Thursday, February 28, 2013

Worth repeating over and over again

Let the first act of every morning be to make the following resolve for the day:

* I shall not fear anyone on Earth.

* I shall fear only God.

* I shall not bear ill will toward anyone.

* I shall not submit to injustice from anyone.

* I shall conquer untruth by truth.

* And in resisting untruth, I shall put up with all suffering.

Mahatma Gandhi

Saturday, February 16, 2013

Get yer free Firespiders here

My latest little adventure story for you is an echo of the tales that caught my fancy as a youth: Giant ants terrorizing a southwestern desert and the sewers of Los Angeles. Prehistoric beasts strolling through Tokyo and London. Powerful men in colorful costumes protecting a city from unusual dangers.

This is the second new adventure of Myke Phoenix, an ordinary man called by mysterious forces to inhabit the body of a mighty warrior in times of special need. His old adventures were written more than 20 years ago when I envisioned a monthly comic-book-length story not unlike the Doc Savage pulp novels I enjoyed a little later in my youth. I finished four stories and tinkered with several more, but I had no practical way to share them with you.

In 2008 the power of the Internet allowed me to take the stories off the shelf and publish The Adventures of Myke Phoenix. For a time, that was that, but Myke wouldn’t stay on the shelf like some dusty vase.

A month ago he came back to stop The Song of the Serial Kisser, and here he is again battling Firespiders. Another tale is whispering to be told in a few more weeks.

Firespiders is free on Kindle this weekend, today and Sunday. I’d be honored to have the opportunity to take you to Astor City, where huge fire-breathing arachnids are disturbing the calm and only a big guy in a white costume can stop them. On Monday I will be asking a modest donation of 99 cents for the same opportunity, but today and Sunday I’d like to give you this mini-book as a gift to you from the young man who enjoyed stories like this so much so long ago. Enjoy!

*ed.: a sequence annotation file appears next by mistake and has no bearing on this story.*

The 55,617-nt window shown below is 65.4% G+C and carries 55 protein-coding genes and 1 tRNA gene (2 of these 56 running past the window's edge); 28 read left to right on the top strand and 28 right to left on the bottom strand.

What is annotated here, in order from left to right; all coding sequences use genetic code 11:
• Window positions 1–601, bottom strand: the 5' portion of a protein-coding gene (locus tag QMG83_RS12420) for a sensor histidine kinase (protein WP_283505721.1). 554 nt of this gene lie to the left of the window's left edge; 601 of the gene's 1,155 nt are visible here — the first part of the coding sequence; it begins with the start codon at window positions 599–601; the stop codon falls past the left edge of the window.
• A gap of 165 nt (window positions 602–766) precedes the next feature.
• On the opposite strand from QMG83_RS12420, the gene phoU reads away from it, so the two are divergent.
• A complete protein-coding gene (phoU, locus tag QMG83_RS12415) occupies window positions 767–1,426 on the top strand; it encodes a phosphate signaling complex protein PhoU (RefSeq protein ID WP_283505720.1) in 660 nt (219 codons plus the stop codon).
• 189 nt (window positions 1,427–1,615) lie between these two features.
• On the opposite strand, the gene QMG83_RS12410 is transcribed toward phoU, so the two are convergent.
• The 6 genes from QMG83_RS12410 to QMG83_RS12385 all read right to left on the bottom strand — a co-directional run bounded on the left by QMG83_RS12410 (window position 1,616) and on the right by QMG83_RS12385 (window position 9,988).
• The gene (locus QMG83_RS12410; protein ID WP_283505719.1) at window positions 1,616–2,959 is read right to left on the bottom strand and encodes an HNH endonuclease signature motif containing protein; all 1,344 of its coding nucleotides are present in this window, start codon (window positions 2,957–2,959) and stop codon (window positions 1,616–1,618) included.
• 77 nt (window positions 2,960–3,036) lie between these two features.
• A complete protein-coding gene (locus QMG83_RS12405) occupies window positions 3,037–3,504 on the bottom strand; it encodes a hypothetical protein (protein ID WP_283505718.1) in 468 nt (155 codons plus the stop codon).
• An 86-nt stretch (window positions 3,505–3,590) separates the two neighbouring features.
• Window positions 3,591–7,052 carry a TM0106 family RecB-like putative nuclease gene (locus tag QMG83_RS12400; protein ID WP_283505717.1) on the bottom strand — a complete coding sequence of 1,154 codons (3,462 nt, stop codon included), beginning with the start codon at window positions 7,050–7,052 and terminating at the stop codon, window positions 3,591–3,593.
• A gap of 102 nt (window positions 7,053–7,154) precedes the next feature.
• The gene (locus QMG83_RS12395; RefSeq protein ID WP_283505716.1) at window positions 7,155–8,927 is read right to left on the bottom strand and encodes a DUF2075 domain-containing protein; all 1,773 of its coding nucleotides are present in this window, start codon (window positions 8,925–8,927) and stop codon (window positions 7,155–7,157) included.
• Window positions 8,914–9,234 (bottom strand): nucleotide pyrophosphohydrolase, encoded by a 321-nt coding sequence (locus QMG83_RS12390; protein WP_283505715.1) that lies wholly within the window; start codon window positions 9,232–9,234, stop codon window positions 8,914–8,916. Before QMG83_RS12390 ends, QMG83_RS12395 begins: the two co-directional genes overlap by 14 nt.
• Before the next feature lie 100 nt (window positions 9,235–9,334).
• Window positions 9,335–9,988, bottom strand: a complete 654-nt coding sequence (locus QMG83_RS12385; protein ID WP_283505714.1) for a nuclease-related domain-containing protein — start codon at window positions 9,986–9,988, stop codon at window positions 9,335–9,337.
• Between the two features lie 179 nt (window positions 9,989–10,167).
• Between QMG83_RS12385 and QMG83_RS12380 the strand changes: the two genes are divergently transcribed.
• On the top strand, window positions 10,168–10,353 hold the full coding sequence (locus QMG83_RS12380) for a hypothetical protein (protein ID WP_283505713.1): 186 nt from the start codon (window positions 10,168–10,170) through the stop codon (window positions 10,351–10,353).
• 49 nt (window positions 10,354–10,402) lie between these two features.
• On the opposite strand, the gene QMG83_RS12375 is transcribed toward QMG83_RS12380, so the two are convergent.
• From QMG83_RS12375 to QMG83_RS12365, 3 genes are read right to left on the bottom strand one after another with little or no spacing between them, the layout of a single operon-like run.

Saturday, February 9, 2013

Let me entertain you: My fiction is free this weekend

I have a special gift for you this weekend, through the magic of Amazon’s KDP Select program for independent authors: All of my fiction available for Kindle is free for the asking.

That comprises four ebooks, two from a very long time ago and two from the very recent past. They will be free Saturday and Sunday, Feb. 9-10, so the time to introduce your Kindle reader to my work is now:

The Imaginary Revolution: The memoirs of Ray Kaliber, who, after a violent revolution on Sirius 4 merely replaced the old boss with a very similar new boss, showed the path to a nonviolent revolution and then asked the key question: “Why do we need a government at all?” Released Dec. 15, 2012, and usually available for an already reasonable $4.99. Today and Sunday: Free.

The Imaginary Bomb: The first of my novels set in the world of imaginary physics follows space truckers Bob Whelan, Pete Wong and Baxter Hetznecker as they are caught up in the struggle among the builders of a bomb as powerful as the imagination, the noble souls who want to stop them, and a gang that wants to use the bomb for its own purposes. Written in 1988, revised and released 2008, and usually a mere 99 cents. Even better, today and Sunday: Free.

The Adventures of Myke Phoenix: Paul Phillips walks into an antique store with his girlfriend and walks out as Earth’s best hope in the fight against evil. These first four stories in the Myke Phoenix canon were written around 1990, released for the first time in 2008, and currently available exclusively for Kindle for an astonishing $2.79. Today and Sunday represents the only time I expect to offer this seminal work for free.